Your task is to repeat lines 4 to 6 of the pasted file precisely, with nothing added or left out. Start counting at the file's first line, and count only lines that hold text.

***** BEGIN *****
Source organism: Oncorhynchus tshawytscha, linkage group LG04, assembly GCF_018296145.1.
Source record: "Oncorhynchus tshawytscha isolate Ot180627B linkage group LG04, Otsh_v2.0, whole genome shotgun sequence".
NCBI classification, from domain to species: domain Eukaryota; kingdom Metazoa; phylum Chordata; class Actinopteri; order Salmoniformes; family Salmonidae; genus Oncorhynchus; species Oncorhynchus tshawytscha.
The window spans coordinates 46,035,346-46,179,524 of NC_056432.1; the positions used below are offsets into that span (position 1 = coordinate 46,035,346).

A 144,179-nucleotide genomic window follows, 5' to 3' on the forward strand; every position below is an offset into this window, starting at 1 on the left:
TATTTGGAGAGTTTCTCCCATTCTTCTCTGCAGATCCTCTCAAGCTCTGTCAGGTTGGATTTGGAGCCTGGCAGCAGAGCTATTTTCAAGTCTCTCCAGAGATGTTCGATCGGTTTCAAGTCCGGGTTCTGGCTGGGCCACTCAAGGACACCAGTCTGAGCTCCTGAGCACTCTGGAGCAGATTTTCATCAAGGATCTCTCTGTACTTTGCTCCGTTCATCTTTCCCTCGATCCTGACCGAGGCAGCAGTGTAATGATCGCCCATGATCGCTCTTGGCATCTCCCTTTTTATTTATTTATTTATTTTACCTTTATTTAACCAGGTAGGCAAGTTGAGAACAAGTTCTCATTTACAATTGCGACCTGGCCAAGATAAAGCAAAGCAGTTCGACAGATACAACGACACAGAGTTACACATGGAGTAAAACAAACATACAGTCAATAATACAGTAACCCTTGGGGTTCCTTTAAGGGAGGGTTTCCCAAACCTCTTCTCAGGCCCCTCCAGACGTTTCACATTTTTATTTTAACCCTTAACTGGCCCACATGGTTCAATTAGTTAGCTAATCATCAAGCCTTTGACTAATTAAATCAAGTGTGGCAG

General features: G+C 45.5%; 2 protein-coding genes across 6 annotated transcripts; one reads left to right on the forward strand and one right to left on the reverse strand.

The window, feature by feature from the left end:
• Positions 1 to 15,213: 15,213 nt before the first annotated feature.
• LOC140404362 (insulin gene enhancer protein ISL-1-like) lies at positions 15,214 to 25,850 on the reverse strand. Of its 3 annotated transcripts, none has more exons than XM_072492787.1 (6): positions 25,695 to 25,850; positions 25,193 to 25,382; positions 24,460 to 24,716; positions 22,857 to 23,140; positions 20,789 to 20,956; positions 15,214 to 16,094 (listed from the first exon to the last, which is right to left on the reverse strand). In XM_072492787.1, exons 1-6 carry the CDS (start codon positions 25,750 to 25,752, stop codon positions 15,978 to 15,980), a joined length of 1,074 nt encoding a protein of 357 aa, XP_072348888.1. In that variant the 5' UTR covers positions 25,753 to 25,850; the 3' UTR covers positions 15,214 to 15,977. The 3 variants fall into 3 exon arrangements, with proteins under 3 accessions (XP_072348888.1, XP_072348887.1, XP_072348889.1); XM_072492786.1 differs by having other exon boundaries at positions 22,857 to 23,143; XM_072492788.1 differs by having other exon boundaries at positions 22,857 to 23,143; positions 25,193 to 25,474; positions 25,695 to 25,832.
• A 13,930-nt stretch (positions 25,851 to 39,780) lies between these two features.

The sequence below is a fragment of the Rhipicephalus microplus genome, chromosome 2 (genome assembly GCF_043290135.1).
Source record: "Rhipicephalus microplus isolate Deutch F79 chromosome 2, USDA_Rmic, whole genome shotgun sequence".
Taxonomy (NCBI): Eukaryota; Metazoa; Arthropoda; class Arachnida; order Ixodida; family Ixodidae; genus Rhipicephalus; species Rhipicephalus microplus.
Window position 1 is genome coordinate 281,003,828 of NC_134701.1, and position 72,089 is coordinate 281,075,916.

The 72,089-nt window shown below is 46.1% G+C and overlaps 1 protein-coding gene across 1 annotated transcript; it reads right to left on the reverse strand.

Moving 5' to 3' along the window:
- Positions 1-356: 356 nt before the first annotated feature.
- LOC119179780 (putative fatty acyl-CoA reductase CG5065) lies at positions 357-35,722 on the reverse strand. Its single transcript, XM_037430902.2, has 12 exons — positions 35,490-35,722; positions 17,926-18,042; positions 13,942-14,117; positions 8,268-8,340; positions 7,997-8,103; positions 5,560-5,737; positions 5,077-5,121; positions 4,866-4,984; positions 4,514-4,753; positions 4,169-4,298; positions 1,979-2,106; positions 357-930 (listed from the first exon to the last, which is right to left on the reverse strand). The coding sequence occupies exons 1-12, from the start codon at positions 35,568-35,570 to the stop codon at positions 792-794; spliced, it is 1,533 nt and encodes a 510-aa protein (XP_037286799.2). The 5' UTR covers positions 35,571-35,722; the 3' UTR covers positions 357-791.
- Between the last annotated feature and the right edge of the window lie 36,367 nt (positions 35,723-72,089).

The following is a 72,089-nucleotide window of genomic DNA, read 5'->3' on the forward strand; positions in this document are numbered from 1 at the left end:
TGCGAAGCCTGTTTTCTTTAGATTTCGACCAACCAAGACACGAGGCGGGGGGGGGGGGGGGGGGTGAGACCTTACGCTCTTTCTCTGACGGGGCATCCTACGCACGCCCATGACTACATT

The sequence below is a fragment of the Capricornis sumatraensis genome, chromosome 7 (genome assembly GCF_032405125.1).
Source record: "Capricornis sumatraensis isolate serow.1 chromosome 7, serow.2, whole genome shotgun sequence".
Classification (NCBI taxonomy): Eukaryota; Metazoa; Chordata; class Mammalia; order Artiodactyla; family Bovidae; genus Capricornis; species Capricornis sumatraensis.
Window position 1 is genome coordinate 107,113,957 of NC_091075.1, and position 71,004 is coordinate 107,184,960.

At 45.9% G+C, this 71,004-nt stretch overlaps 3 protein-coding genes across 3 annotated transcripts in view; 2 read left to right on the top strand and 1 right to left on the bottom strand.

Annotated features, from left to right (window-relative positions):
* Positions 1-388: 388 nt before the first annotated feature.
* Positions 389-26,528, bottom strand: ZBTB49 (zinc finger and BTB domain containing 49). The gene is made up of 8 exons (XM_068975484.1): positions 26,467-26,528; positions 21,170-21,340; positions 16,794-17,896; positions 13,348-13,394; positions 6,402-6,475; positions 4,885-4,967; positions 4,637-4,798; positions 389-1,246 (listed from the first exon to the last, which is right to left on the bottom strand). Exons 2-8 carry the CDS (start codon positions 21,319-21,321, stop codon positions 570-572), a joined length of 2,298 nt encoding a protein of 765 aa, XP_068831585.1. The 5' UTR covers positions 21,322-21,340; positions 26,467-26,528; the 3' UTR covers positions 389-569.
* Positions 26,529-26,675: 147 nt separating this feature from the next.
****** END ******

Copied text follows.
The window spans coordinates 46,035,346-46,179,524 of NC_056432.1; the positions used below are offsets into that span (position 1 = coordinate 46,035,346).

A 144,179-nucleotide genomic window follows, 5' to 3' on the forward strand; every position below is an offset into this window, starting at 1 on the left:
TATTTGGAGAGTTTCTCCCATTCTTCTCTGCAGATCCTCTCAAGCTCTGTCAGGTTGGATTTGGAGCCTGGCAGCAGAGCTATTTTCAAGTCTCTCCAGAGATGTTCGATCGGTTTCAAGTCCGGGTTCTGGCTGGGCCACTCAAGGACACCAGTCTGAGCTCCTGAGCACTCTGGAGCAGATTTTCATCAAGGATCTCTCTGTACTTTGCTCCGTTCATCTTTCCCTCGATCCTGACCGAGGCAGCAGTGTAATGATCGCCCATGATCGCTCTTGGCATCTCCCTTTTTATTTATTTATTTATTTTACCTTTATTTAACCAGGTAGGCAAGTTGAGAACAAGTTCTCATTTACAATTGCGACCTGGCCAAGATAAAGCAAAGCAGTTCGACAGATACAACGACACAGAGTTACACATGGAGTAAAACAAACATACAGTCAATAATACAGTAACCCTTGGGGTTCCTTTAAGGGAGGGTTTCCCAAACCTCTTCTCAGGCCCCTCCAGACGTTTCACATTTTTATTTTAACCCTTAACTGGCCCACATGGTTCAATTAGTTAGCTAATCATCAAGCCTTTGACTAATTAAATCAAGTGTGGCAG